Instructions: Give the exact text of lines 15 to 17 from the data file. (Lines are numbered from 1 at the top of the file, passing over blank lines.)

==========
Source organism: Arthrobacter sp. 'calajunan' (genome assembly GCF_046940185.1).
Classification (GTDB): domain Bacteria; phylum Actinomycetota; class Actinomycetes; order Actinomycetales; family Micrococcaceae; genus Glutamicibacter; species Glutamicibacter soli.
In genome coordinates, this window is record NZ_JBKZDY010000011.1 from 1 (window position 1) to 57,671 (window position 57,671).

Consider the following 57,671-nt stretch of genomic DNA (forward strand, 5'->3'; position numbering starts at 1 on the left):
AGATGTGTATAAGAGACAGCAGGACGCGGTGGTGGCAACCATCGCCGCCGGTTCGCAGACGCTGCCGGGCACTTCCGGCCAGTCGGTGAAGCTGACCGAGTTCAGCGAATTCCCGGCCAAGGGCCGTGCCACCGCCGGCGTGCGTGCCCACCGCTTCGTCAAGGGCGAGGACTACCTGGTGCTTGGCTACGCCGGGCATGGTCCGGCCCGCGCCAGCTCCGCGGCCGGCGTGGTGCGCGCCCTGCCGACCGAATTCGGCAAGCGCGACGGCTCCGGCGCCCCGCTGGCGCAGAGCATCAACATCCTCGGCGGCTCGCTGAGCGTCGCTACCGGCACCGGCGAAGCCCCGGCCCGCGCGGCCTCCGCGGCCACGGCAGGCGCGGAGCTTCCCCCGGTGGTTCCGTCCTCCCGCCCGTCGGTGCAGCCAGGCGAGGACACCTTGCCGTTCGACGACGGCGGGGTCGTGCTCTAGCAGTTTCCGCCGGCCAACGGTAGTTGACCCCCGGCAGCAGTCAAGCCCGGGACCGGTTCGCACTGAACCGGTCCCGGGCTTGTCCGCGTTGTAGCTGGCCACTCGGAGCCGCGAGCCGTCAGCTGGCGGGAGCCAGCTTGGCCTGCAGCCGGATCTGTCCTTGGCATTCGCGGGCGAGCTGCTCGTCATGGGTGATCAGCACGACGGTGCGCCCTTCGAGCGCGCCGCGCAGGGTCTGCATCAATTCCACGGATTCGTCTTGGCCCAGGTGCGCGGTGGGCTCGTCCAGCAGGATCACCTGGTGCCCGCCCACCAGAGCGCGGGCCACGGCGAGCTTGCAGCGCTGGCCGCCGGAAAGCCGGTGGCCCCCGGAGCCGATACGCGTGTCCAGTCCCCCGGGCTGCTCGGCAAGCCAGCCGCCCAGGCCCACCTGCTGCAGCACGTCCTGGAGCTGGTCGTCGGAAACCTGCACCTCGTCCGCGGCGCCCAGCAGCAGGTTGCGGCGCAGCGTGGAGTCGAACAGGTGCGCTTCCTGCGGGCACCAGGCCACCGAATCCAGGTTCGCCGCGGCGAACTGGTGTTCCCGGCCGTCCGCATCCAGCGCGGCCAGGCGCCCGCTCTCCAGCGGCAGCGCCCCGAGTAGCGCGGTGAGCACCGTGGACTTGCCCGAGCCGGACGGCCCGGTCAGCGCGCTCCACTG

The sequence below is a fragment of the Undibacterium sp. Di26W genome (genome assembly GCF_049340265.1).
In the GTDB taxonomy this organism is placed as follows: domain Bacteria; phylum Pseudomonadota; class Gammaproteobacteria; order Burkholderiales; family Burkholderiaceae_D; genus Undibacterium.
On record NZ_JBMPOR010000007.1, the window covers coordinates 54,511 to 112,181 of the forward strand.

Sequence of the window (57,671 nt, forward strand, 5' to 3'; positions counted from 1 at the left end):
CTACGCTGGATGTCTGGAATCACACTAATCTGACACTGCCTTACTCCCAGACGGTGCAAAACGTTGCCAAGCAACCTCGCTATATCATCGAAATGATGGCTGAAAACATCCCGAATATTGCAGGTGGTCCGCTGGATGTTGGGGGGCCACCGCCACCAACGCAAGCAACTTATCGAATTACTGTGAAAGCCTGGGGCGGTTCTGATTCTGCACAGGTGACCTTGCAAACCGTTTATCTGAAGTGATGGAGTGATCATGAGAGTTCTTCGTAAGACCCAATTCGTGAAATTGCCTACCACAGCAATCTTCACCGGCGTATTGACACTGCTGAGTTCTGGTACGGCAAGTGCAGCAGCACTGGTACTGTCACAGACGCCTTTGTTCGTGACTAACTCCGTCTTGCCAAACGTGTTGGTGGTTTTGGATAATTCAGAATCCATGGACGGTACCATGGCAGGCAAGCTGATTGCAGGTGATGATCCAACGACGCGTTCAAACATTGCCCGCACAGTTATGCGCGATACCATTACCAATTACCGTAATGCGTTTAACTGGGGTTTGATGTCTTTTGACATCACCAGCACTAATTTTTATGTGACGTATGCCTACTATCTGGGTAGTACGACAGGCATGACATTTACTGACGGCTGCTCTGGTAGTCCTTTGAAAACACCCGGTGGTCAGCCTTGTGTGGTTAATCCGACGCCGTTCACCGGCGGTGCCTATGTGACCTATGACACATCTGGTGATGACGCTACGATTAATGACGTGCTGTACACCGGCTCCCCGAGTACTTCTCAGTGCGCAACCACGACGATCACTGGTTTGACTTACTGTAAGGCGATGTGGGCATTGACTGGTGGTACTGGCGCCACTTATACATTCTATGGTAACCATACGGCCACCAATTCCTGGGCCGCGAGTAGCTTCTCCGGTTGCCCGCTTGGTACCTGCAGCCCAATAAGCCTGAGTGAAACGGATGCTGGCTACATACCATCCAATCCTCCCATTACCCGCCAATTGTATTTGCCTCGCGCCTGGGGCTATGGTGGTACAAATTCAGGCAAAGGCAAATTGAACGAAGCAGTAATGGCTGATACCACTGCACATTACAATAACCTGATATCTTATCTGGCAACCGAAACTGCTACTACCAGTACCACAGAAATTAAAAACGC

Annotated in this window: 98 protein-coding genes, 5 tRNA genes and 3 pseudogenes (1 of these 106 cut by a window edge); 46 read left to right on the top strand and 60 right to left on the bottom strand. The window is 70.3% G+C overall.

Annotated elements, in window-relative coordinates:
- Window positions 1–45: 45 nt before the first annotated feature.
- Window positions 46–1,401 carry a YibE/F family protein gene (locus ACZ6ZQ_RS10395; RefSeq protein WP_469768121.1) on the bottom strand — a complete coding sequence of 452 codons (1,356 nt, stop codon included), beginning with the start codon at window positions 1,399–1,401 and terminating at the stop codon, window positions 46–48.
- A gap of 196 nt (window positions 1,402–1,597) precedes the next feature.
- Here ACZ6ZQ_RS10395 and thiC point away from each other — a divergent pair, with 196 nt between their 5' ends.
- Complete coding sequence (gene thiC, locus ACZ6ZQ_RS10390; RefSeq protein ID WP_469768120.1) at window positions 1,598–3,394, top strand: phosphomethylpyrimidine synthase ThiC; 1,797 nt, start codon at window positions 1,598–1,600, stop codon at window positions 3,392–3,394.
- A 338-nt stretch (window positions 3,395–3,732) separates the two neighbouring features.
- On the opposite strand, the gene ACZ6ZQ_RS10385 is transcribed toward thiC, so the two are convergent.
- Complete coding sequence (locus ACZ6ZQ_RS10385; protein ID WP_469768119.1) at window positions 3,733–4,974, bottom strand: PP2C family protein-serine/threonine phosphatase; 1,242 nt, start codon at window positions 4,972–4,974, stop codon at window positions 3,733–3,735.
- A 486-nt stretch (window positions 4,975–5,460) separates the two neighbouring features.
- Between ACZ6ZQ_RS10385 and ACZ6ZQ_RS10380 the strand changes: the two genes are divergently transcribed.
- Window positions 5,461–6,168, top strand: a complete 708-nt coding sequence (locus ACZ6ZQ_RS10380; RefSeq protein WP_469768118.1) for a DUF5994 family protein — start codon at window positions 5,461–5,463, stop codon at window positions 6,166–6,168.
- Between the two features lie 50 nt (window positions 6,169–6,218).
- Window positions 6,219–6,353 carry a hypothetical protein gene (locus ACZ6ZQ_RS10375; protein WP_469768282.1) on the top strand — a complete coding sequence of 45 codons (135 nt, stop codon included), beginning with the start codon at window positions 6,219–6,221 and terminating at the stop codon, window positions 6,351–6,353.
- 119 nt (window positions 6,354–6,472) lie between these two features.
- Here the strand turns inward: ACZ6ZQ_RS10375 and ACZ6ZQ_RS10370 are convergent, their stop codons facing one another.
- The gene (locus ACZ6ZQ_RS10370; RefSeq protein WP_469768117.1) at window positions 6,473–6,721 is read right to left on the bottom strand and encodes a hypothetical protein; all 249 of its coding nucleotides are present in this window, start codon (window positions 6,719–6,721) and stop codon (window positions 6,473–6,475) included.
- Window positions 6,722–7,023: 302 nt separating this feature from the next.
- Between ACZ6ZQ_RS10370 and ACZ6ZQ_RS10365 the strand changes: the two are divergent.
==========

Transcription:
- A gap of 196 nt (window positions 1,402–1,597) precedes the next feature.
- Here ACZ6ZQ_RS10395 and thiC point away from each other — a divergent pair, with 196 nt between their 5' ends.
- Complete coding sequence (gene thiC, locus ACZ6ZQ_RS10390; RefSeq protein ID WP_469768120.1) at window positions 1,598–3,394, top strand: phosphomethylpyrimidine synthase ThiC; 1,797 nt, start codon at window positions 1,598–1,600, stop codon at window positions 3,392–3,394.